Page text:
Summer fallow weed management
Published: 7 May 2014
A reference manual for grain growers and advisers in the southern and western grains regions of Australia
In a winter cropping system, the return on investment from managing weeds in summer fallow (i.e. the period between crops) is high. Economic benefits flow from both extra amounts of high value water and nitrogen, crop establishment benefits and reduced issues with weed vectored disease and insect pests.
Stopping weed growth in the fallow can lead to yield increases in the following crop via several pathways. These include:
- Increased plant available water
- A wider and more reliable sowing window
- Higher levels of plant available N
- Reduced levels of weed vectored diseases and nematodes
- Reduced levels of rust inoculum via interruption of the green bridge
- Reduced levels of diseases vectored by aphids that build in numbers on summer weeds, and
- Reduced weed physical impacts on crop establishment.
How farming country is managed in the months or years before sowing can be more important in lifting water use efﬁciency (WUE) than in-crop management. Of particularly high impact are strategies that increase soil capture and storage of fallow rainfall to improve crop reliability and yield.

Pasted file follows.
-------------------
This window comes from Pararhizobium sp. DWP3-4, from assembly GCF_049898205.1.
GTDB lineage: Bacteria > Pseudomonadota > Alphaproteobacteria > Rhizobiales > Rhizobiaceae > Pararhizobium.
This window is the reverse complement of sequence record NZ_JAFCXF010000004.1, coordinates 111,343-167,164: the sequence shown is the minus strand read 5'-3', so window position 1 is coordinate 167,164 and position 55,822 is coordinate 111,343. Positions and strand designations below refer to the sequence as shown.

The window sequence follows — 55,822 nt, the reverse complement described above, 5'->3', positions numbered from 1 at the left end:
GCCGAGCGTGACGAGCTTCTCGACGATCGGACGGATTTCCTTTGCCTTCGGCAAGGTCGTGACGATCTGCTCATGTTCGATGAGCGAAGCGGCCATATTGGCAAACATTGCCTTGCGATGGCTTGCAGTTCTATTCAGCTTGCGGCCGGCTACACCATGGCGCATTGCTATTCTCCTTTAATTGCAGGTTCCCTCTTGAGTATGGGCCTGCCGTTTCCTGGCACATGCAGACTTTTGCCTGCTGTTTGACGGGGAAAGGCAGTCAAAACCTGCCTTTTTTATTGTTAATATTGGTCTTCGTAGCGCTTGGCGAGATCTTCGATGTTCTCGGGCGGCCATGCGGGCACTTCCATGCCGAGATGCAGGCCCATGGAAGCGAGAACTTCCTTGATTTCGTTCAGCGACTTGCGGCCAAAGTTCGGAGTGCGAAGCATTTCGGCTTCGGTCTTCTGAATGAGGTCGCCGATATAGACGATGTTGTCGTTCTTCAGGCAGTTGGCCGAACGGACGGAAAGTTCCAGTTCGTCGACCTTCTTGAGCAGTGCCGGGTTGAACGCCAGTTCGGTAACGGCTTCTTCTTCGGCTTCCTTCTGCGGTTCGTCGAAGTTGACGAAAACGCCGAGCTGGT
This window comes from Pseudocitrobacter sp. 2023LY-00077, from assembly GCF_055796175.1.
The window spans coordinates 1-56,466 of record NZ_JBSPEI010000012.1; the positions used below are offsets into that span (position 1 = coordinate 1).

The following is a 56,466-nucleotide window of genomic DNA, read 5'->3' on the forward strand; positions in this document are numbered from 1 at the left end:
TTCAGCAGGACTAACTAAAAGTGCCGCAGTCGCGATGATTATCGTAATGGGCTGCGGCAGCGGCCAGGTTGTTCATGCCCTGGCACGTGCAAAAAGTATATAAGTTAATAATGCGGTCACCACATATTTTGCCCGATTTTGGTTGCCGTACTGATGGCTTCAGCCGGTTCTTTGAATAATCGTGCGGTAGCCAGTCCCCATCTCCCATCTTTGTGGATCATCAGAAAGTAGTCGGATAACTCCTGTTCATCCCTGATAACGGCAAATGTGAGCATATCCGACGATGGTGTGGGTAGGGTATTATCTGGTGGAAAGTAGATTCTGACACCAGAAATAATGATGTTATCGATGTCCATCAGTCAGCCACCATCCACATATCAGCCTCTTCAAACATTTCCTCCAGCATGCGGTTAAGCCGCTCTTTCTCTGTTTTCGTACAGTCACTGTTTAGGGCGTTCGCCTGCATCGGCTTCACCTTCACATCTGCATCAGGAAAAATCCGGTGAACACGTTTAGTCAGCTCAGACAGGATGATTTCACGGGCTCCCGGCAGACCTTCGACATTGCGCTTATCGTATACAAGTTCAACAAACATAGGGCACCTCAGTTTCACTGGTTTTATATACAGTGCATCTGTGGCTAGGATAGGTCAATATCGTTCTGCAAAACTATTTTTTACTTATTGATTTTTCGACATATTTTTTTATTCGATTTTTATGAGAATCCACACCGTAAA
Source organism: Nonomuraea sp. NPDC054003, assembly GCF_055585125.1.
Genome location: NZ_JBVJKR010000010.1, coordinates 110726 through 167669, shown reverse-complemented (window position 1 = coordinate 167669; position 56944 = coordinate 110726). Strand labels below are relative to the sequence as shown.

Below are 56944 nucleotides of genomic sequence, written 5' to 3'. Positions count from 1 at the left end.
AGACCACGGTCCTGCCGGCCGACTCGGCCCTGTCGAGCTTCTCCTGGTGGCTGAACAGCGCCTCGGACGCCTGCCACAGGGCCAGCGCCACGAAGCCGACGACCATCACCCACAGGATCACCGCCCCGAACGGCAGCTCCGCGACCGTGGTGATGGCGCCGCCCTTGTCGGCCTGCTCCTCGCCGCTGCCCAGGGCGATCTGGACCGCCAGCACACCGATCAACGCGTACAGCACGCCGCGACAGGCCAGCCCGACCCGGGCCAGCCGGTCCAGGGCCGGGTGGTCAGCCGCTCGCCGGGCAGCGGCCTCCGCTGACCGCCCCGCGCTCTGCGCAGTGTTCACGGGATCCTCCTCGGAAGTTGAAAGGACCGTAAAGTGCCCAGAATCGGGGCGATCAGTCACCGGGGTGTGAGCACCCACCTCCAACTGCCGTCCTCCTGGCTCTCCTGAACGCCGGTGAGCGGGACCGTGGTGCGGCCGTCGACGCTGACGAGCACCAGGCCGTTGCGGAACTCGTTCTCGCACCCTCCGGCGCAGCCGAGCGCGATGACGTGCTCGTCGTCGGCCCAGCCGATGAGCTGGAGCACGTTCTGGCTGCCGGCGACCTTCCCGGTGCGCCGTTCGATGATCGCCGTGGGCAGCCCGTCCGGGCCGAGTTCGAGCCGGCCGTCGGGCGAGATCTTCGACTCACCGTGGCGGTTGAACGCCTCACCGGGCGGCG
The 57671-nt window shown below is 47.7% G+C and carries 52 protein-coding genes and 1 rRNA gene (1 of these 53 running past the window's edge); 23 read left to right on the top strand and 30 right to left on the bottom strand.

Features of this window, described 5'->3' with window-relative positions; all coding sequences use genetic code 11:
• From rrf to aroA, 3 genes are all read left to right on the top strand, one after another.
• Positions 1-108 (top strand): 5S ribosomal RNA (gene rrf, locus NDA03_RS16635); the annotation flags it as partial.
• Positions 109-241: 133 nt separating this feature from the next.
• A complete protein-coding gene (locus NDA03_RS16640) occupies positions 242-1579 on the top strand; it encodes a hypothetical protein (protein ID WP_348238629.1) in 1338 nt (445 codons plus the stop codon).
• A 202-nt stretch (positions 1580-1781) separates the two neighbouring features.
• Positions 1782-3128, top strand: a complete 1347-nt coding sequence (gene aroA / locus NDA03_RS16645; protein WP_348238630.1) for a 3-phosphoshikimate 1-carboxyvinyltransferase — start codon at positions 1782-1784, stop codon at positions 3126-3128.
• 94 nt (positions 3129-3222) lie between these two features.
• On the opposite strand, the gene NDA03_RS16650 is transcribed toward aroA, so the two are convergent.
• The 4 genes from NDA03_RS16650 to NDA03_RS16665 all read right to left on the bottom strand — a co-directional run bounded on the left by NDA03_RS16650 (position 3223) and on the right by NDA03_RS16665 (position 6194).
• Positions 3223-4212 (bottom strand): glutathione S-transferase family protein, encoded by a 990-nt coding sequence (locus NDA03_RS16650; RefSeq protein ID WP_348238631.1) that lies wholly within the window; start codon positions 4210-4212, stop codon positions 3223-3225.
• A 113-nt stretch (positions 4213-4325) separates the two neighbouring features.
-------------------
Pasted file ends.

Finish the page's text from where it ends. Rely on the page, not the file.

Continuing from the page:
Practices such as controlled trafﬁc farming and long term no-till seek to change the very nature of soil structure to improve inﬁltration rates and improve plant access to stored water by removal of compaction zones.
Shorter term management decisions can have an equal or even greater impact on how much plant available water (PAW) is stored at sowing. These include decisions such as crop sequence/rotation that dictate the length of the fallow and amount of stubble cover, how effectively fallow weeds are managed, stubble management and decisions to till/not to till at critical times.
While many factors inﬂuence how much plant available water is stored in a fallow period, good weed management consistently has the greatest impact.
Region: South; West
GRDC Project Code: ICN00012,
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